I have an assignment i have to respond to two peers in two different discussions I will attach in a file to make more clear

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I have an assignment i have to respond to two peers in two different discussions

I will attach in a file to make more clear

I have an assignment i have to respond to two peers in two different discussions I will attach in a file to make more clear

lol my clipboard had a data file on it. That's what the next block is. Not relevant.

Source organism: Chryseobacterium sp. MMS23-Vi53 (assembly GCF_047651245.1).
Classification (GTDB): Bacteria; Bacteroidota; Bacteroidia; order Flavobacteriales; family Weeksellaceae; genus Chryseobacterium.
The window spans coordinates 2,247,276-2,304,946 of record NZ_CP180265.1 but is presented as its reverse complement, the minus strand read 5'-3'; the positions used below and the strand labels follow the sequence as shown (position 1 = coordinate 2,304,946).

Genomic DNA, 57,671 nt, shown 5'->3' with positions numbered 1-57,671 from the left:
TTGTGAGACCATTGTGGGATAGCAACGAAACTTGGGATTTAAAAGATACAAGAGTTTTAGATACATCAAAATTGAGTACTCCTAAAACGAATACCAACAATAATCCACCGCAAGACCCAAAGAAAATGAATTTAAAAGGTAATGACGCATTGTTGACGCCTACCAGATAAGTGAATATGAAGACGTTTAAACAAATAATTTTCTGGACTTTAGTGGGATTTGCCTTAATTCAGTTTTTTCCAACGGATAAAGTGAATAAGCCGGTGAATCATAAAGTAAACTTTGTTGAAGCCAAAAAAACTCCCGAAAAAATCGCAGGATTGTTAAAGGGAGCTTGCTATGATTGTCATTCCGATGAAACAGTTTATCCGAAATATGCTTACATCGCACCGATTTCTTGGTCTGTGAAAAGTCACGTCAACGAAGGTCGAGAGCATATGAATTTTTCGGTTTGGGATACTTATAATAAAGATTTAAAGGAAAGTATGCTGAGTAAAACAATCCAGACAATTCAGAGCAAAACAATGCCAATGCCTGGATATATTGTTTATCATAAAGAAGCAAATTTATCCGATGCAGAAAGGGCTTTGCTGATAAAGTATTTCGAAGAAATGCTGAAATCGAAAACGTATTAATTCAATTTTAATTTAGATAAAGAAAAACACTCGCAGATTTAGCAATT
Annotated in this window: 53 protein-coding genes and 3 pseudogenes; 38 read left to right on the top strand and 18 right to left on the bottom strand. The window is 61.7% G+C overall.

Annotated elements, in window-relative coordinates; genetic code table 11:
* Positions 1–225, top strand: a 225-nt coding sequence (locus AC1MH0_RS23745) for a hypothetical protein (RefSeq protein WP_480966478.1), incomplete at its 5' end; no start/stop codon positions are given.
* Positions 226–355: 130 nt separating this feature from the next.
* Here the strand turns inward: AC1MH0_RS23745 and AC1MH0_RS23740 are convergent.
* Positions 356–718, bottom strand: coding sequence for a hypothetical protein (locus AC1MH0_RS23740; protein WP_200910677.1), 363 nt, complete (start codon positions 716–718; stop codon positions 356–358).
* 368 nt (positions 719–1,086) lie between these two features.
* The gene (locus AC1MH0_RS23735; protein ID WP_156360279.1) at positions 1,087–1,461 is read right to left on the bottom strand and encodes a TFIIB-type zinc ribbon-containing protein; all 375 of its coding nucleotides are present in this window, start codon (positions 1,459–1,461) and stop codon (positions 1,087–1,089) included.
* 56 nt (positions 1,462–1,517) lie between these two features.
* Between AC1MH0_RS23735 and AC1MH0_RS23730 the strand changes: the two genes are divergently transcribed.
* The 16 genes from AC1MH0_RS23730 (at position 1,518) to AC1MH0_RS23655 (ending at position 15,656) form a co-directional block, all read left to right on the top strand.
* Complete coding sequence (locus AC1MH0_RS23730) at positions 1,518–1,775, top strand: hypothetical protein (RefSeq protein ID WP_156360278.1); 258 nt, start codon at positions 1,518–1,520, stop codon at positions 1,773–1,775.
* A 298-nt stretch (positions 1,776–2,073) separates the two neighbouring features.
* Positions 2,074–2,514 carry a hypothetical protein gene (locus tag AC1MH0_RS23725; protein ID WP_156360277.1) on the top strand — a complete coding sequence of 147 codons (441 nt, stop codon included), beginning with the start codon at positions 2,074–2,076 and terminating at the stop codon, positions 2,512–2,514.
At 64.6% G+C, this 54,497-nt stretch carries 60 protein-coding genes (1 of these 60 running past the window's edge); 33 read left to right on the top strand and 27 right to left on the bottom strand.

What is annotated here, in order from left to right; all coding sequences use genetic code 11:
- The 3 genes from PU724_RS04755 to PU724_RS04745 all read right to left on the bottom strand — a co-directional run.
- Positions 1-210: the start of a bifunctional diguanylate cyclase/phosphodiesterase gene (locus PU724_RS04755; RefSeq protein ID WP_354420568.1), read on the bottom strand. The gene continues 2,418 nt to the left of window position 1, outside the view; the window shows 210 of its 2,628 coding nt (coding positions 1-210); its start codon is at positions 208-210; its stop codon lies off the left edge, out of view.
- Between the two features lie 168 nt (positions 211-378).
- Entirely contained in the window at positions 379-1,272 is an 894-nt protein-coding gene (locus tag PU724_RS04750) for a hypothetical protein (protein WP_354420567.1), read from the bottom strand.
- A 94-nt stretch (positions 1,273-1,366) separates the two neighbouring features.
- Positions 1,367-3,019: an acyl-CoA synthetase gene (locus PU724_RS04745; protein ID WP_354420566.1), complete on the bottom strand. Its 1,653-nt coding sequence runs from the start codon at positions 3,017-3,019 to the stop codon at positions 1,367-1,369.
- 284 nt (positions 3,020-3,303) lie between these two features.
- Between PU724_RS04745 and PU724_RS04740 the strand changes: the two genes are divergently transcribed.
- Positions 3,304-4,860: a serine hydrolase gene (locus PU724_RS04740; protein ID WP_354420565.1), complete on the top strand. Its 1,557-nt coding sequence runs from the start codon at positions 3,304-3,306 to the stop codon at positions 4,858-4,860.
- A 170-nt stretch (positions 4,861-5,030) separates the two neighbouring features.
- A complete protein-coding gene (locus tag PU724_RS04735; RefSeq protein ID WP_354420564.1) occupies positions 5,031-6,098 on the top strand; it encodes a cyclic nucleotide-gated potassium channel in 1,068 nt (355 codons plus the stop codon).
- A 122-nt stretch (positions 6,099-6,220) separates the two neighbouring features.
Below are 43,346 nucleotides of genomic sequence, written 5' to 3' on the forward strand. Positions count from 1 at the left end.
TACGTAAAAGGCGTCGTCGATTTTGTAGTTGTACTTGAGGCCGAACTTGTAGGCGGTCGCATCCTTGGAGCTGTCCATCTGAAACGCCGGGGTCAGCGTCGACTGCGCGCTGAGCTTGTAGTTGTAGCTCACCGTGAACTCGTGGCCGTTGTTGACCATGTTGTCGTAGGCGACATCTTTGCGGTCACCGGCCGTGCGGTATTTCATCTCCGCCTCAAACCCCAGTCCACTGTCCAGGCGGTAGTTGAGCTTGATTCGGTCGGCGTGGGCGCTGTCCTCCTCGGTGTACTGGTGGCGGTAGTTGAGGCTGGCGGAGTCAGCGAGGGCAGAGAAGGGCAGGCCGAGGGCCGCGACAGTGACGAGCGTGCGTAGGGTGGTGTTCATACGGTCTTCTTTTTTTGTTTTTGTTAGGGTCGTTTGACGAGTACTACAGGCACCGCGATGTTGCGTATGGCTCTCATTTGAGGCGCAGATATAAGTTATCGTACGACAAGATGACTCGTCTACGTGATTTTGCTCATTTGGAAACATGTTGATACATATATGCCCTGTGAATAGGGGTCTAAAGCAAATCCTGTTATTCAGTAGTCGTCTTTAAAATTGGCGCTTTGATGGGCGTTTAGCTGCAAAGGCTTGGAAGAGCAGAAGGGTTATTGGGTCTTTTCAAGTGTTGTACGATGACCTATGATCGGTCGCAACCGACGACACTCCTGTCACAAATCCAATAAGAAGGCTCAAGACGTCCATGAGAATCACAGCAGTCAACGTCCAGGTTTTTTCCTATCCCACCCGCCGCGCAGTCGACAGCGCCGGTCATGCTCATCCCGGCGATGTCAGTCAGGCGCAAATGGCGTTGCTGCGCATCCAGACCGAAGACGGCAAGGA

First discussion Perception: Interpreting Our Environment Consider the text’s point that we often perceive things differently from others and that no one perception is necessarily right. What, from an OB perspective, are the benefits of differences of perception when a team of people are working on a project? What are the potential drawbacks of perceptual differences when a team is working together on a project? Common Perceptual Distortions Choose one of the perceptual distortions discussed (stereotypes, selective attention, halo effect, primary effect, recency effect, contrast effect, project, self-fulfilling prophecy, and impression management), and briefly describe a situation where your perception of another person was impacted by that distortion. Common Attribution Errors Imagine that you are waiting in line to purchase groceries. You notice that your line is moving very slowly because the high school-aged student who is bagging groceries is flirting with the cashier rather than working quickly and paying attention to customers. What internal and external attributions might you apply to this behavior? Try to generate at least three options for each type of attribution. Student answer Perception: Interpreting Our Environment Consider the text’s point that we often perceive things differently from others and that no one perception is necessarily right. What, from an OB perspective, are the benefits of differences of perception when a team of people are working on a project? What are the potential drawbacks of perceptual differences when a team is working together on a project? – Regarding this question, I believe it is important to fully understand the definition of perception in order to fully gain an understanding as to why perception may benefit a team of people working on a project or even set potential drawbacks of perceptual differences when a team is working together on a project. According to the text, “Perception is the process by which we receive and interpret information from our environment. Managing perceptions in the workplace is important for nurturing a healthy organizational culture, especially when people hold different perceptions about their colleagues, how tasks are carried out, and even the organization itself” (Neck, Houghton, Murray, 1965). From an organizational behavioral perspective, perception benefits a team working on a project because it allows unique interpretations and thoughts to be said, leading to a more diverse and well thought out outcome. Like the text had mentioned, perception allows for a healthy environment in the workplace, as well as provides greater possibility for a more organized result, healthier workplace dynamic, and working process. Working with a team may include various amounts of opinions and thoughts, but if a team and organization takes time on explaining proper perception and how it can positively benefit a project, then it will be used correctly for a greater result rather than lead to more negative actions. If perception is not taken advantage of the proper way, it can lead to potential drawbacks of perceptual differences when a team does work together on a project. Perception is how an individual interprets information, which can be contrasted to another individual’s perception revolving around the same viewpoint, “Each and every day we take in and process a huge amount of complex information. Our attempts to organize and sift this information can lead to inaccuracies and clouds our perceptions of different people, situations, and events” (Neck, Houghton, Murray, 1965). If perception amongst a group of people is not interpreted the correct way, it can lead to stereotypical thoughts, selective attention, halo effects, primary effects, recency effects, and projecting. Stereotypes are an individual’s fixed beliefs about the characteristics of a particular group, selective attention is the tendency to selectively focus on aspects of situations that are most aligned with our own interests, values, and attitudes, the halo effect is described as a perception problem through which we form a positive or negative bias of an individual based on our overall impressions of that person, a primary effect is defined as a perception problem through which an individual assesses a person quickly on the basis of the first information encountered, the recency effect is a perception problem through which we use the most recent information available to assess a person, and lastly, projecting is known as a process through which people ascribe their own personal attributes onto others (Neck, Houghton, Murray, 1965). These are just some examples of potential drawbacks of perceptual differences. All of these terms can lead to issues within a team working on a project for an organization. Every individual is entitled to their own opinion and impressions, but I believe there is an appropriate time and place for these differences, the workplace not being one of them. If every individual within a group holds these thought processes throughout a work process, it overall will just lead to more time being wasted and more disagreement. I feel these drawbacks should be communicated within an organization, not only because it can be detrimental to an organization’s project and team, but also because it will allow a transparency amongst team members.  Common Attribution Errors Imagine that you are waiting in line to purchase groceries. You notice that your line is moving very slowly because the high school-aged student who is bagging groceries is flirting with the cashier rather than working quickly and paying attention to customers. What internal and external attributions might you apply to this behavior? Try to generate at least three options for each type of attribution. -Neck, Houghton, and Murray stated, “When we see someone behave in a certain way, we tend to try and make sense of it or at least attach some meaning to it. Attribution  (Links to an external site.)theory holds that people look for two causes to explain the behavior of others: internal attributions, which are personal characteristics of others, and external attributions, which are situational factors. The attribution theory supposes that one will attempt to understand the behavior of others by attributing feelings, beliefs, and intentions to them, which can connect strongly to our own daily situations we may encounter. Relating to the question, if I were in line at a grocery store and realized the line was moving slowly due to two individuals interacting flirtatiously, then leading to delayed service for myself and others, I would apply several different attributions to this behavior. I would first understand that this is human nature behavior, and it is okay to want to get to know someone. Even though this kind of behavior is appropriate amongst two individuals, I feel it depends on the environment they are in. The grocery store is a place where people want to get what they need, check out efficiently, and leave. If it were a different situation where someone in front of me had a large number of groceries, being the reason why it was moving slow, I would consider this a situational factor, an external attribution, being that it is expected the line would move a bit slower. An internal attribution would be me recognizing if the person is moving unnecessarily slow purposely, depending on the person and their abilities of course. People should be respectful in these environments as patience can be very thin. Going back to the question, if I were behind two individuals flirting, an internal attribution would be myself examining the two individuals’ characteristics and understanding whether or not they previously know each other or are meeting for the first time. Are they being inconsiderate of their surroundings? Are they trying to be quick with the conversation or just being selfish? Either way I believe it should be a simple conversation that can be continued later. An external attribution to a situation like this would include looking at my surroundings. I may be in a grocery store, but so are various other people who want a quick moving line; therefore, a grocery store is not the place for this type of behavior because it is potentially affecting many others around me. It is important to be considerate of those around you, depending on the environment you may be in, because it can lead to several different opinions and attributions, whether they may be right or wrong, it is bound to happen.   Reference Neck, C. P., Houghton, J. D., & Murray, E. L. (1965). Organizational Behavior: A Skill-Building Approach (2nd ed.). Sage Publications, Inc.  Example of reply Hey Kayla, I am glad you answered the question concerning common attribution errors regarding the grocery checkout scenario because I didn’t quite understand the question. I can see from your response to the prompt that your internal attributions mainly concern your thought process or you analyzing the situation as is. You point out that one of your internal attribution would be yourself examining the two individuals’ characteristics and understanding whether or not they know each other. My question is, how would you be able to do that? Assuming you’re just waiting on line and you can’t quite hear the conversation, how would you come to a conclusion whether or not the two people know each other. And if the two people know each other, does it make it okay to just hold up the line on a busy day like that? The textbook states that attribution theory holds the idea that “people look for two causes to explain the behavior of others: internal attributions, which are personal characteristics of others, and external attributions, which are situational factors,” (Neck et al., p.217, 2020). I don’t see the distinguishing factors between the internal and external attributions in your response, could you maybe just list them? I was having trouble understanding the question myself so I want to understand your answer better. Overall, great job! References Neck, C. P., Houghton, J. D., & Murray, E. L. (2020). Organizational behavior: A skill-building approach. Sage.  Reply 2. Perception: Interpreting Our Environment Consider the text’s point that we often perceive things differently from others and that no one perception is necessarily right. What, from an OB perspective, are the benefits of differences of perception when a team of people are working on a project? What are the potential drawbacks of perceptual differences when a team is working together on a project? The text describes perception as a process than it is a sense. The human body receives stimulus via the senses, such as the eye. We see, interpret and then act based on the results. From an OB perspective, the benefits of having multiple versions of this process are beyond invaluable. Because no one perspective is right, and all our perspectives are unique, often there can be major benefits when in a team environment. Because of our experiences and the resulting knowledge, one person may be able to understand and resolve a problem or assignment, where others may not. In different situations, that other person may shine, because of their perspective. Although, in the working world, we see that there can be drawbacks to the more people you involve in a team. Multiple perspectives can be quite tricky because the possibility for reality distortion between the individuals can be large. We all interpret our senses very differently. In a National institutes of Health discussion about understanding human perception, Claus-Christian stated, “…. our acoustic sense can only register and process a very narrow band of frequencies ranging from about 16 Hz–20 kHz as a young adult—this band gets narrower and narrower with increasing age.” (Carbon, pg.2).   Carbon, C.-C. (2014, July 31). Understanding human perception by human-made illusions. US National Library of Medicine. Retrieved September 15, 2021, from https://www.ncbi.nlm.nih.gov/pmc/articles/PMC4116780/   Common Attribution Errors Imagine that you are waiting in line to purchase groceries. You notice that your line is moving very slowly because the high school-aged student who is bagging groceries is flirting with the cashier rather than working quickly and paying attention to customers. What internal and external attributions might you apply to this behavior? Try to generate at least three options for each type of attribution. When we see someone behave or act in a certain manner, we immediately try to make sense of what we see, and often we can overlook certain factors. In general, people look for two causes, internal attribution and external attribution. Internal attribution are personal characteristics, while external attributions are situational factors. In the case where the Highschool bagger is flirting with the cashier, concern may come from internal attributions; “I don’t have time for this, my choice in supermarket is poor”, or “the service here is beyond bad, I could do this better”. External attributions in the same situation could come from, an observation of how many cashiers are open, what the cashier is doing, or “can’t you see I’m in a rush, the school traffic is ridiculous”. Two errors are often common, self-serving bias, and fundamental attribution error. In this situation at the supermarket, we would display fundamental attribution error, if we chalked up the “flirtation” to internal factors, more than current situational factors. Conversely, if we attributed external factors more than internal factors we would find ourselves facing a self-serving bias. Although Organizational Behavior 2nd edition illustrates a sufficient picture of attribution theory, I also consider this definition from simplepsychology.org, “Attribution theory deals with how the social perceiver uses information to arrive at causal explanations for events.  It examines what information is gathered and how it is combined to form a causal judgment”. McLeod, S. A. (2012). Attribution theory. Simply Psychology. https://www.simplypsychology.org/attribution-th Example of someone reply Hey Travis,  Regarding the question about interpretation of our environment, it seems that we were both thinking along the same lines. From an OB perspective, benefits of perception might include different viewpoints, and different judgment of character. Having different minds in one group results in various solutions and approaches to problems. I gave an example of how an Asian colleague would be a better fit to approach an Asian client because maybe they both think along the same lines about one another. Maybe that colleague understand how the Asian client wants to be treated, and how they would perceive any of the non-Asian coworkers if they approached him/her. However, as you went on to state, there is also a lot of distortion when you have different types of people working in a group.It would be very difficult to get along with people in a group or team, who “stereotype” you for being something you’re not, or someone who assesses your personality very quickly on the basis of the initial information they receive (primary effect) (Neck et al., 2020). It hinders one’s performance and confidence in themselves, which is not healthy for the group or the company.  As far your answer to the last question goes, I found it very insightful. I think you gave great examples of internal and external attributions that could be applied to the situation at the register. In terms of internal attributions, you can go as far as to put the blame on yourself rather than the flirting duo, which is not necessarily healthy for your own mind. In this case, I would personally focus more on external attribution, and blame the management, or scold the “lovebirds” for holding up the line because after all, I’m a valued shopper and am here to shop and leave. I don’t have time to listen to them flirt and slow my checkout process down. That’s an example of a self-serving bias in which someone has the” tendency to blame external forces when bad things happen and to give ourselves credit when good things happen” (Cherry, 2020). I personally think this type of bias is more healthy for the mind, no matter how self-centered or egotistic it may seem.  Second discussion While emotional intelligence is considered an important and desirable quality in employees, discuss the ways in which emotional intelligence may be used in unscrupulous or unethical ways. For example, imagine you are running a Ponzi scheme similar to the one Bernie Madoff created and ran. How would social awareness, relationship management, self-awareness, and self-management benefit your efforts to swindle people and foundations? Rank the usefulness of each of the four dimensions of IE in this context and explain your rationale. Student response Hi Lia! Our rankings are a little different, but I like your explanations for how you ranked them. Social awareness and relationship management are really important and an instance like a Ponzi scheme. If you can’t step in the shoes of the other person to anticipate and manipulate their feelings, you will walk away unsuccessful of your goal. Although, I don’t think self management is the second to least useful. You need to be able to monitor your emotions and keep them in check to ensure they will not be perceived poorly by the other individual. Regulating ones emotions takes practice for most people, that’s why it’s very useful and important for it to be practiced frequently before trying to use it unethically, or it can ruin the plan to scam. Just as the textbook states, depending on the situations, the emotional regulation will be different. Situation modification consist of changing situations to change emotional impact and response, so these four skills in combination with antecedent-focused strategies can make a great con-artist, and very unethical business person.  Neck, C. P., Houghton, J. D., & Murray, E. L. (2018). Organizational behavior 2. While emotional intelligence is considered an important and desirable quality in employees, discuss the ways in which emotional intelligence may be used in unscrupulous or unethical ways. For example, imagine you are running a Ponzi scheme similar to the one Bernie Madoff created and ran. How would social awareness, relationship management, self-awareness, and self-management benefit your efforts to swindle people and foundations? I would rank Social Awareness and Relationship Management first and second as the most useful if I were carrying out a Ponzi scheme. Social Awareness: Skills in perceiving, empathizing with, and reacting appropriately to the emotions of others and Relationship Management: The ability to manage the emotions of others to build strong and healthy relationships with them would benefit my scheme as I would be able to manipulate a situation by persuading others on an emotional level to invest in my fake proposals. Playing on the emotions of others by having an understanding of how they react in certain situation can work in my favor, convincing them they are doing the right thing by investing money with me and that they would have regrets if they didn’t. Self-Awareness and Self-Management I would rank third and fourth in usefulness. Self-Awareness: A good understanding of your own emotions and Self-Management: The ability to control and regulate emotions and impulses, would benefit me by allowing me to hold back my emotions in situations that I need to steer in a particular direction in order to carry out the scheme.   Reference: Neck, Organizational Behavior, 2nd Ed., Sage Publishing, 2020 Neck, C. P., Houghton, J. D., & Murray, E. L. (2016). Organizational Behavior: A Critical Thinking Approach. Thousand Oaks: SAGE Publications Example of reply Hey Catherine,  I like the order in which you ranked the four dimensions of EI, from most useful to least useful when utilizing it for unethical or immoral practices such as a Ponzi scheme. I had an almost similar ranking in my response, except for one. I would like ask you what your first step would be if you were running a Ponzi scheme? Would you jump directly into swindling others, or would you sit down one night and think about the actions you’re about to take? In my opinion, I would first start to accept the type of person I am. Self awareness means having a good understanding of your own personal emotions (Neck et al., 2020). You must first come to terms with the fact that you’re an unethical person with no morals and accept what you’re doing is wrong, but also that it won’t affect you mentally or emotionally. Only after this can you carry on with swindling others. Without knowledge of your own limitations and morals, can you begin scamming others? It takes a certain corrupt-minded human being like Bernie Madoff to go to sleep at night after stealing from others. Other than that, i agree that understanding others through social awareness and relationship management would be very crucial because after all, the only way a Ponzi scheme would work is if others play along. If you can’t fool others or manipulate them to join, then you can’t run a successful scheme.